Combustion Pollutants

What are Combustion Pollutants?

Combustion pollutants are gases or particles that come from burning materials. The combustion pollutants discussed in this booklet come from burning fuels in appliances. The common fuels burned in these appliances are natural or LP gas, fuel oil, kerosene, wood, or coal. The types and amounts of pollutants produced depend upon the type of appliance, how well the appliance is installed, maintained, and vented, and the kind of fuel it uses. Some of the common pollutants produced from burning these fuels are carbon monoxide, nitrogen dioxide, particles, and sulfur dioxide. Particles can have hazardous chemicals attached to them. Other pollutants that can be produced by some appliances are unburned hydrocarbons and aldehydes.

Combustion always produces water vapor. Water vapor is not usually considered a pollutant, but it can act as one. It can result in high humidity and wet surfaces. These conditions encourage the growth of biological pollutants such as house dust mites, molds, and bacteria.

Where Do Combustion Pollutants Come From?

Combustion pollutants found indoors include: outdoor air, tobacco smoke, exhaust from car and lawn mower internal combustion engines, and some hobby activities such as welding, woodburning, and soldering. Combustion pollutants can also come from vented or unvented combustion appliances. These appliances include space heaters, gas ranges and ovens, furnaces, gas water heaters, gas clothes dryers, wood or coal-burning stoves, and fireplaces. As a group these are called "combustion appliances."

Nitrogen Dioxide:

Breathing high levels of nitrogen dioxide causes irritation of the respiratory tract and causes shortness of breath. Compared to healthy people, children, and individuals with respiratory illnesses such as asthma, may be more susceptible to the effects of nitrogen dioxide.

Some studies have shown that children may have more colds and flu when exposed to low levels of nitrogen dioxide. When people with asthma inhale low levels of nitrogen dioxide while exercising, their lung airways can narrow and react more to inhaled materials.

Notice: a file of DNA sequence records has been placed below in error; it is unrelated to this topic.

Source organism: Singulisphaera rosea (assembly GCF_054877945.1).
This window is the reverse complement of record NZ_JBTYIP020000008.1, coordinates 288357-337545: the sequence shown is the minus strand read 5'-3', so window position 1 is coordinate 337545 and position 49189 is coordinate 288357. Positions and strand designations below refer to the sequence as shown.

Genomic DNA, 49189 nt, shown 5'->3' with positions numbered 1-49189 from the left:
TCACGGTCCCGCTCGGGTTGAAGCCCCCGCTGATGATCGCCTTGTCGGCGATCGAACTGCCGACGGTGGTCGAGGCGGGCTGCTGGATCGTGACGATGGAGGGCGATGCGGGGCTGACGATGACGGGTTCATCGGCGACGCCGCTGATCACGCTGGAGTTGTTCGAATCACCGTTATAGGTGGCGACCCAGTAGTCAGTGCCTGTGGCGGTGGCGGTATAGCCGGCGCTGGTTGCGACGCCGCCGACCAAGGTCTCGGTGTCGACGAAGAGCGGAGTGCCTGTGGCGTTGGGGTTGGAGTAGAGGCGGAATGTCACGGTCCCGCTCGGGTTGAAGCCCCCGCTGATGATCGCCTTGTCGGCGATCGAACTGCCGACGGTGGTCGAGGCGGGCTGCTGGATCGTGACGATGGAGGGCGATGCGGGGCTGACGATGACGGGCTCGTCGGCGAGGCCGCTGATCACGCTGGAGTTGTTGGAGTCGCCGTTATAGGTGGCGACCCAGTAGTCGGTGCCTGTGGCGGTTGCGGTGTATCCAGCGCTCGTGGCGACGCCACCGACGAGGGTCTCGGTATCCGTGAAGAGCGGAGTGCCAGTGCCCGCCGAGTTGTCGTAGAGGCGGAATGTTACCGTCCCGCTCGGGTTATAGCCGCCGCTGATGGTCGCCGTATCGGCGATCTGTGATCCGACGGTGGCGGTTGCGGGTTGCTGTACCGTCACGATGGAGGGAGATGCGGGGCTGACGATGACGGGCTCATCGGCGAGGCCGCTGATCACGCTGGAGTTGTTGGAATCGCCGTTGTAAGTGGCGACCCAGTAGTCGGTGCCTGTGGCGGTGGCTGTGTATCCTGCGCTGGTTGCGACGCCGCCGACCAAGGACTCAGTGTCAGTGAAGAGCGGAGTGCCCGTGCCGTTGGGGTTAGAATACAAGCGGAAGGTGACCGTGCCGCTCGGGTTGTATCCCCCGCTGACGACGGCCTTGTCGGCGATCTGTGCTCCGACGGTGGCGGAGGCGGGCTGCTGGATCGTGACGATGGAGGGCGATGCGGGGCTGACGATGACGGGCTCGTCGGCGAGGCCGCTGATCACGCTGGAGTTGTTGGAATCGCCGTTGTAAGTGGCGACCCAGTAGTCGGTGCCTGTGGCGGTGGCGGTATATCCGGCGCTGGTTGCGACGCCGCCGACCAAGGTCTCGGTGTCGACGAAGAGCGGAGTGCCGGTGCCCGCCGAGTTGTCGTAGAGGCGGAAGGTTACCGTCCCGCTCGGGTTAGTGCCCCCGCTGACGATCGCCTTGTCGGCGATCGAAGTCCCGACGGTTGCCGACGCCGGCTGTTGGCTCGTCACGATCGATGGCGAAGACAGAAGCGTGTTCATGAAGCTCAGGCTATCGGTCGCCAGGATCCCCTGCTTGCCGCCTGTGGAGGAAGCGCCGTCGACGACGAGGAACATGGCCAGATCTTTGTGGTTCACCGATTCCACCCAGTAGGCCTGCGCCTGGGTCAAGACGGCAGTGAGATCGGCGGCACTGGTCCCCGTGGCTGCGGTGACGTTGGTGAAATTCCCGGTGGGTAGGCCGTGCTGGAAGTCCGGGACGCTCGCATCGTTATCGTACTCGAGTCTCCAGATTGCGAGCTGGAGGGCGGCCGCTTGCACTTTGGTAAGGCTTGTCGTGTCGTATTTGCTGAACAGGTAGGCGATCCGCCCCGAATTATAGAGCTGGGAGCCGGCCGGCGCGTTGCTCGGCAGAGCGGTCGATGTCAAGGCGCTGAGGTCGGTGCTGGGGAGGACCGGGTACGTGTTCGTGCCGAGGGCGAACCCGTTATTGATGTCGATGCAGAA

Sulfur Dioxide:

Sulfur dioxide at low levels of exposure can cause eye, nose, and respiratory tract irritation. At high exposure levels, it causes the lung airways to narrow. This causes wheezing, chest tightness, or breathing problems. People with asthma are particularly susceptible to the effects of sulfur dioxide. They may have symptoms at levels that are much lower than the rest of the population.

How Can I Reduce My Exposure to Combustion Pollutants?

Proper selection, installation, inspection and maintenance of your appliances are extremely important in reducing your exposure to these pollutants. Providing good ventilation in your home and correctly using your appliance can also reduce your exposure to these pollutants.

Additionally, there are several different residential carbon monoxide detectors for sale. The CPSC is encouraging the development of detectors that will provide maximum protection. These detectors would warn consumers of harmful carbon monoxide levels in the home. They may soon be widely available to reduce deaths from carbon monoxide poisoning.

Appliance Selection

  • Choose vented appliances whenever possible.
  • Only buy combustion appliances that have been tested and certified to meet current safety standards. Examples of certifying organizations are Underwriters Laboratories (UL) and the American Gas Association (AGA) Laboratories. Look for a label that clearly shows the certification.
  • All currently manufactured vented gas heaters are required by industry safety standards to have a safety shut-off device. This device helps protect you from carbon monoxide poisoning by shutting off an improperly vented heater.
  • Check your local and state building codes and fire ordinances to see if you can use an unvented space heater, if you consider purchasing one. They are not allowed to be used in some communities, dwellings, or certain rooms in the house.
  • If you must replace an unvented gas space heater with another, make it a new one. Heaters made after 1982 have a pilot light safety system called an oxygen depletion sensor (ODS). This system shuts off the heater when there is not enough fresh air, before the heater begins producing large amounts of carbon monoxide. Look for the label that tells you that the appliance has this safety system. Older heaters will not have this protection system.
  • Consider buying gas appliances that have electronic ignitions rather than pilot lights. These appliances are usually more energy efficient and eliminate the continuous low-level pollutants from pilot lights.
  • Buy appliances that are the correct size for the area you want to heat. Using the wrong size heater may produce more pollutants in your home and is not an efficient use of energy.
  • Talk to your dealer to determine the type and size of appliance you will need. You may wish to write to the appliance manufacturer or association for more information on the appliance. Some addresses are in the back of this booklet.
  • All new woodstoves are EPA-certified to limit the amounts of pollutants released into the outdoor air. For more information on selecting, installing, operating, and maintaining woodburning stoves, write to the EPA Wood Heater Program. Their address is at the bottom of this booklet. Before buying a woodstove check your local laws about the installation and use of woodstoves.

About Wood Stoves

The burning of wood can produce asthma triggers. It is very important to make sure that wood stoves are properly installed, operated, and maintained to reduce leakage of by-products and to lower the risk for house fires. Check the following links for tips on using your wood stove safely.


Source: EPA